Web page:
INCS 2015: an exercise in professionalism

SO, I first starting writing this post over a month ago. This blog thing is really working out…not. I’m terrible at posting! This summer, one of my goals is to post at least weekly on the blog. In fact, I plan on writing another post TODAY outlining my summer goals. For now, though, here are my thoughts on the last academic conference I attended.



Conferencing is a strange, anxiety-producing, intellectually-stimulating beast. Especially when you want to impress people, and feel particularly unimpressive. This weekend, I have been in Atlanta staying with my family while I attend the Interdisciplinary Nineteenth Century Studies Conference hosted by Georgia Tech, my alma mater. The conference organizers are my old professors and advisors from Tech, and they haven’t seen my work since I was an undergraduate. I had this fantasy that I would swoop in with my prospectus under my belt and a chapter or two finished and blow everyone away with how quickly and smartly I work – I would win the graduate student essay prize by a landslide, confidently speak about the profession and my dissertation project, and ask gracious and thought-provoking questions in every panel I attended.

Well. As rich and complex as my fantasy life often is, it is rarely commensurate with reality. I have been completely unconvinced by anything I have written lately, for this conference or otherwise, and knew I had no real chance at winning any prizes. So, needless to say, my confidence did not keep me from sitting in a cold sweat for most of the first day of the conference.

INCS is also a particularly rigorous and smart conference; other conferences I have been to have tended to be, well, less so. The papers never seem to make a point, and the conversations that ensue never seem to go anywhere either (at my very first conference, the first question after the panelists had presented their papers was directed at me: “Have you ever been to India?” started  a woman with a BEEF IS WHAT’S FOR DINNER badge pinned on her denim shirt. “No, I haven’t, though I would love to someday.” “You should make sure you do that.” Conversation end). But, every panel I attended at INCS was genuinely interesting; though I learned more, appreciated the talks, and felt inspired by the intellectual conversation, these things did absolutely nothing for my steadily diminishing self-esteem.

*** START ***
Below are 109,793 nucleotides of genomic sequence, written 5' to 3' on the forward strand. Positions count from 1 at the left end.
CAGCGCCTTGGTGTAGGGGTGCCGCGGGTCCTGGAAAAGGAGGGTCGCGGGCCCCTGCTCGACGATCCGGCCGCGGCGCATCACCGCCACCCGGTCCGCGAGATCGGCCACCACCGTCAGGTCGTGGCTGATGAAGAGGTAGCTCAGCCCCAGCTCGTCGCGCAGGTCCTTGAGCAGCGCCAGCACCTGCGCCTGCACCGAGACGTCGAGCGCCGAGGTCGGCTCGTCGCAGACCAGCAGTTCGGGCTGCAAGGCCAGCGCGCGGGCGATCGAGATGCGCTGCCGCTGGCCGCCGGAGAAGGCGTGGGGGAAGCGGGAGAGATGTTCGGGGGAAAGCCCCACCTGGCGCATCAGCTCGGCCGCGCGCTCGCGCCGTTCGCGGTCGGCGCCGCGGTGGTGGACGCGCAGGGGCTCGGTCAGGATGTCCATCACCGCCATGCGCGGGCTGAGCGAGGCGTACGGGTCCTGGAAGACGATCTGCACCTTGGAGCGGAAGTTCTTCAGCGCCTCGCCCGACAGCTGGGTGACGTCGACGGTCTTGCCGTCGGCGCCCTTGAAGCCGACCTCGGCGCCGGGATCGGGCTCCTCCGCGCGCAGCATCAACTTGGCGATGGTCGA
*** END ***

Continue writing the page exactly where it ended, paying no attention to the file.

At the end of the first day, I met up with my old mentor for an actual drink – it does feel strangely gratifying to be able to have cocktails with a professor. She was so encouraging and gracious and caring that, aided by the fish-bowl sized gin and tonic garnished with flower petals, I felt good about myself for first time since I arrived. Though conference atmosphere can be painfully frantic, the benefits can actually outweigh the anxiety. Maintaining supportive connections, feeling excited about ideas and new concepts, learning about all of the books I need/want to read (a list of which will follow). I also feel like I’ve learned a little more about what others in the profession are doing, how established scholars present themselves and their work, and what the future of the field might look like. Here are some things I’ve seen: